EDITORIAL: University corporations should be subject to public records laws

Nearly three dozen private corporations control hundreds of millions of dollars in donations flowing in and out of Florida’s 12 public universities. 

These large corporations, also known as university direct-support organizations, should be required to be as open and transparent as public universities. However, under state law they don’t have to disclose their donor list, staff salaries or how much they pay independent contractors. 

Earlier this month, The Associated Press (AP) attempted to highlight this lack of transparency when they sent records requests to Florida’s largest university corporations. 

When asked for staff salaries, a donor list and how much their contractors earn, the USF Foundation, Inc. rejected all three requests, according to the AP. 

The USF Foundation currently holds more than $800 million in donations and gifts made to the university. 

The USF Foundation also holds money for other university corporations such as the USF Research Foundation, Inc. and the USF Alumni Association, Inc., both of which also declined the AP’s records requests.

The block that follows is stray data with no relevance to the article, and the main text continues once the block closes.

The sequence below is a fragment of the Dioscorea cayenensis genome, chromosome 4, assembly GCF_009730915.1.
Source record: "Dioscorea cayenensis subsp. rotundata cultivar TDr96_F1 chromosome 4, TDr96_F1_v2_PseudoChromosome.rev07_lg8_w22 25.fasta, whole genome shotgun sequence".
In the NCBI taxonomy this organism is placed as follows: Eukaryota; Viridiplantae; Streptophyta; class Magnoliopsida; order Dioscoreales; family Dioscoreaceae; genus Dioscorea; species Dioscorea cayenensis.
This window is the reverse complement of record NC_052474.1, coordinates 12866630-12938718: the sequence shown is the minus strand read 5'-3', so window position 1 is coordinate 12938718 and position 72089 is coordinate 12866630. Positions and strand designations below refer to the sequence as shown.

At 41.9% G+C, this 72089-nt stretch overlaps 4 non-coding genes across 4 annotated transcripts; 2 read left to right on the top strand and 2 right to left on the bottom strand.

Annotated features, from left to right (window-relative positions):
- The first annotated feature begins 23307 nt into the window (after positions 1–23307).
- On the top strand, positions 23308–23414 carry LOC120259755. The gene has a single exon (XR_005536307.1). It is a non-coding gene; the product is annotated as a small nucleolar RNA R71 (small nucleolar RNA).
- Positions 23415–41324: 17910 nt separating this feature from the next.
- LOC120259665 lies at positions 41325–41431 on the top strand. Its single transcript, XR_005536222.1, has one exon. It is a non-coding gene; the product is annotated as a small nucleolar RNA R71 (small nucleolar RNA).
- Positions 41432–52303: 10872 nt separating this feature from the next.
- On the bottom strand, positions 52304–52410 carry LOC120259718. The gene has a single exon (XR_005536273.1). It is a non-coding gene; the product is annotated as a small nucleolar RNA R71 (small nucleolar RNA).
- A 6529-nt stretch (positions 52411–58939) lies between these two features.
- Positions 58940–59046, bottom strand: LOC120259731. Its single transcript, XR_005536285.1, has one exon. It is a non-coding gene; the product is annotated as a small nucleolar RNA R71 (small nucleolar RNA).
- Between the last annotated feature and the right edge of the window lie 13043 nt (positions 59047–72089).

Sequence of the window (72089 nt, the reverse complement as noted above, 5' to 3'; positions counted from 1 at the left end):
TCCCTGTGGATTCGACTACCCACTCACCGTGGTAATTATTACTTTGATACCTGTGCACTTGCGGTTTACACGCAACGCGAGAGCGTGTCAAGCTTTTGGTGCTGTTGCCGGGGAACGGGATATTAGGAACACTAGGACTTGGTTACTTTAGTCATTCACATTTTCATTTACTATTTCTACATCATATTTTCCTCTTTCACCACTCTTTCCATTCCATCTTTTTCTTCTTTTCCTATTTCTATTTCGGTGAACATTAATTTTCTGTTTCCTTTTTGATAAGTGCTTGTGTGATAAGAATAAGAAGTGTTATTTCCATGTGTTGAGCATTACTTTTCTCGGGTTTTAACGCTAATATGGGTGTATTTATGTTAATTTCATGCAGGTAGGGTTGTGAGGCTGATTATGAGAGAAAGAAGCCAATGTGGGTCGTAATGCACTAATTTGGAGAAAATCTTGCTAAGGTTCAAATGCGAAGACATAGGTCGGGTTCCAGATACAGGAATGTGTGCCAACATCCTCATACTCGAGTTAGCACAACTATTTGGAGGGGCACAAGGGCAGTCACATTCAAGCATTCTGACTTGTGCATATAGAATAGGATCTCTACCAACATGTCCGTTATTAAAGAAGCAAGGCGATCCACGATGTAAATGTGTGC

Though the USF Foundation puts its yearly 990T Forms and financial statements on its website, the lack of transparency is concerning, especially when it is dealing with hundreds of millions of dollars in public university funds. 

Florida’s open government law, known as the Sunshine Law, was originally intended to allow taxpayers and journalists to track how public money is being spent and how state government agencies were operating with taxpayer money. 

Allowing universities to syphon millions in donations into private corporations that can bypass public records laws impedes the ability of Floridians to hold these public agencies accountable. 

These university corporations, regardless of their current status under state public records laws, have a responsibility to prove to Florida taxpayers that university donations are being spent in a responsible and effective manner. 

A 2008 case at the University of Central Florida, in which the family of a football player who died following conditioning drills successfully sued UCF Athletics Association, Inc., highlights the need for taxpayers and oversight agencies to have a better understanding of how these corporations operate. 

On the USF Foundation’s website, it claims to serve students and the community — unless the community wants to know more about where their money is being spent, then it’s a different story, as AP has shown. 

These corporations cannot and should not be allowed to continue operating on the fringes of legality. If they claim to work in the best interests of students, staff and the community of Florida’s public universities, they should be subject to the same laws.